The Home of Steven Barnes
Author, Teacher, Screenwriter


Tuesday, October 06, 2009

Four Basic Principles

There are four basic principles of THINK AND GROW RICH:

1) A definite purpose backed by a burning desire for its fulfillment.

2) A definite plan expressed in continuous action

3) A mind closed tightly against all negative and discouraging influences, including negative input from friends, family, and acquaintances.

4)A friendly alliance with one or more persons who will encourage one to follow through with both plan and purpose.

A huge amount of the rest of the book just tells you how to implant these four steps in your life, so that they function automatically. The whole "Lifewriting" thing came about when I posited that the core mythic story of mankind, the Hero's Journey, can be viewed as the combined wisdom of all the world's cultures on the path from one level of our life to the next. Actually gender neutral and apparently about as pan-cultural as a concept like this can possibly be, it suggests a syntax for organizing whatever resources you possess or must acquire that can be applied to a given task. And what task is that? Well, in my case it was balance, probably because I saw a very real potential for self-destruction in my efforts to succeed.

You might take a close look at these four principles, and ask yourself what happens to people who have NONE of these four in place? Which do you think most important? Which do you have in place in your life, and which do you still need to find a way to apply? Are there any that you find unnecessary, or counterproductive? This is an important conversation, as these four points are at the heart of the most successful success strategy I know of. Ignore it at your peril.

5 comments:

Marty S said...

Principles 1) thru 3) I think are pretty sound in most cases. Principle 4)is helpful when available with certain goals, but in my view less necessary than the first three. I also have some problem with principle 3). Ignoring family's input is fine if you don't care about the consequences, but when its a choice between whatever other goal one has and one's marriage, I would think hard and deep before choosing said goal over my marriage.

Steve Lewis said...

This post really made me think, Steve. As far as my writing career is concerned I have one, three, and four covered pretty well. As for principle number two: my plan right now is to keep doing the story a week and sending it out. I'll be taking workshops next year to fill in information on the business side so that I can more fully flesh out my goals in that arena.

I listened to a teleseminar last night that you did with Andy Duncan and you said something during the call that I think applies here. You mentioned (I'm obviously paraphrasing here) that if you dedicated yourself to something for ten years you could build a career at it. You might not make it to Carnegie Hall but you can make a living. I couldn't agree with you more. I've personally seen people do this in acting and music.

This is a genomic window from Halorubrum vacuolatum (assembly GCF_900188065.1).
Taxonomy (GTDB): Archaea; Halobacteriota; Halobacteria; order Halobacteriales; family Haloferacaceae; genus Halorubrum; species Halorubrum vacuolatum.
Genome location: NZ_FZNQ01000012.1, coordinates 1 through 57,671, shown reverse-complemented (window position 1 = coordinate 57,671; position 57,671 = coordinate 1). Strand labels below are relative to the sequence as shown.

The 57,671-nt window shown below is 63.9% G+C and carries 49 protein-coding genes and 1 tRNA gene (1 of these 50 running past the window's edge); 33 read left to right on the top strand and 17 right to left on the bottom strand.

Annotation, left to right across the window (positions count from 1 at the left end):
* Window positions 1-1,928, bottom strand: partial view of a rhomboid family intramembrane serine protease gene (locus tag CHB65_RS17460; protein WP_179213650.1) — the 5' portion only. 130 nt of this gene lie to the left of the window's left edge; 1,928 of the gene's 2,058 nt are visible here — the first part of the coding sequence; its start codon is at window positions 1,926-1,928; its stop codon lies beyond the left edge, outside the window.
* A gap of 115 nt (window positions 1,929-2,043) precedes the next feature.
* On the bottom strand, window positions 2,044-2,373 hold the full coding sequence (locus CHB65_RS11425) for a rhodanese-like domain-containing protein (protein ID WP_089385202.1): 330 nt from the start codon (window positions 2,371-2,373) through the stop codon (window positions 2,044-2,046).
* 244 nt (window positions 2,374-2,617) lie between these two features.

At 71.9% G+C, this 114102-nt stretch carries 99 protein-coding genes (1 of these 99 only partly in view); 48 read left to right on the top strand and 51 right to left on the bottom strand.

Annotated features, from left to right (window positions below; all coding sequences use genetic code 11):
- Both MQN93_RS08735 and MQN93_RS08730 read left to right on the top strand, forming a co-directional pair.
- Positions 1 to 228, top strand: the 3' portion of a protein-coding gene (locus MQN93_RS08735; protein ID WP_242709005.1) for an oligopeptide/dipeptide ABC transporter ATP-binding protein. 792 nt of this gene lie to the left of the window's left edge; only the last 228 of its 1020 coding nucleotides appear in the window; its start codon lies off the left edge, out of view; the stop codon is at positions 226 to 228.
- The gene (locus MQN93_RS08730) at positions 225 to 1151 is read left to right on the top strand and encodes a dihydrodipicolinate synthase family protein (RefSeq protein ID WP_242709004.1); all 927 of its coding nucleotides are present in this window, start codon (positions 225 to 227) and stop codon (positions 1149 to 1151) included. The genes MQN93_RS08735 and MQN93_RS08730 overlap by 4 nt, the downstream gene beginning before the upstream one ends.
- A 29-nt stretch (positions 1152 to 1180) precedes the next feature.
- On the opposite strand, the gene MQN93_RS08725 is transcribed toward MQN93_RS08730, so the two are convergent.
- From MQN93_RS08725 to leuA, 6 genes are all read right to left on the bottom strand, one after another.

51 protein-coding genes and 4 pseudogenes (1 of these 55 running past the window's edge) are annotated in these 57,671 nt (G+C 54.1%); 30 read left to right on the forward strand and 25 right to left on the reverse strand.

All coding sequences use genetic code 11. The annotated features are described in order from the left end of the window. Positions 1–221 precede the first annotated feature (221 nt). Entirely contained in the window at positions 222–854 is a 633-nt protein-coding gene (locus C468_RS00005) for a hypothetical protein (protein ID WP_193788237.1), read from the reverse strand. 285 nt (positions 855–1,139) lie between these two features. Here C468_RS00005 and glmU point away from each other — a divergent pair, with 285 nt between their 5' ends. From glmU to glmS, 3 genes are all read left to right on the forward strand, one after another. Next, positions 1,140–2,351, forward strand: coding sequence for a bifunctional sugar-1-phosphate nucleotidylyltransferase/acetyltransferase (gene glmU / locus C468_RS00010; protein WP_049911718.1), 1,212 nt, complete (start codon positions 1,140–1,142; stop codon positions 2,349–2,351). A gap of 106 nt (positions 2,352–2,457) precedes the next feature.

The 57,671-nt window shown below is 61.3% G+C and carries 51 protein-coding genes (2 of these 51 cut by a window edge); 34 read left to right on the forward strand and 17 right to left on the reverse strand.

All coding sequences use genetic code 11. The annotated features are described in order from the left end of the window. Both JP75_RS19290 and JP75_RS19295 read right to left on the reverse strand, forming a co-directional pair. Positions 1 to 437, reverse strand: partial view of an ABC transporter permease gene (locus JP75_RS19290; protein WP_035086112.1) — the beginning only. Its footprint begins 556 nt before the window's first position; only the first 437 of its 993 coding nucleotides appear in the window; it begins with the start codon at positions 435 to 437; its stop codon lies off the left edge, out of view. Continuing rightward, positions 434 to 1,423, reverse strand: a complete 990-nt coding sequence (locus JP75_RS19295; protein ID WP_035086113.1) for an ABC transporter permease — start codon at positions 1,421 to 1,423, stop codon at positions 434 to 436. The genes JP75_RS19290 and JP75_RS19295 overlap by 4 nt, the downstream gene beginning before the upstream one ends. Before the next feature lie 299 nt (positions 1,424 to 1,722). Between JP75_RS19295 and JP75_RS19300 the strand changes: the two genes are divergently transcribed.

Well I think that's enough for now, my break's over, back to writing.

Steve

Ethiopian_Infidel said...

"when its a choice between whatever other goal"

I'd think that, if the marriage were truly healthy and sound, both partners would wholeheartedly support and strive to further one another's ambitions. If not, then, as with other conflicts, one must make hard choices and sacrifices. Which ultimately is more important and necessary, preserving the marriage or achieving the grand ambition? Simply and brutally put, if you want something badly enough, you will sacrifice WHOMEVER and WHATEVER is necessary to seize it. If not, the burning ambition was merely an amusing dream.

Think hard and deep, and act as conclusions and necessity dictate.

Scott said...

"1) A definite purpose backed by a burning desire for its fulfillment.

2) A definite plan expressed in continuous action

3) A mind closed tightly against all negative and discouraging influences, including negative input from friends, family, and acquaintances.

4)A friendly alliance with one or more persons who will encourage one to follow through with both plan and purpose."

I very strongly disapprove of principle #3. I'm bad at principle #4. I'd say principle #1 is of paramount importance, and that #2 makes things quicker, easier, and more fun.

Shady_Grady said...

"Simply and brutally put, if you want something badly enough, you will sacrifice WHOMEVER and WHATEVER is necessary to seize it. If not, the burning ambition was merely an amusing dream".

I can definitely see this when a person is just starting out but not so much when one is married or has children. I wish I could find it online but there was a guitar magazine interview in which Carlos Santana , who's certainly no slouch, talks about (back in the seventies) realizing that to go to what he saw as the next level of musical excellence he would have been unable to maintain a relationship with his wife or build one with his children. He deliberately chose his family. But does that mean his ambitions were just dreams?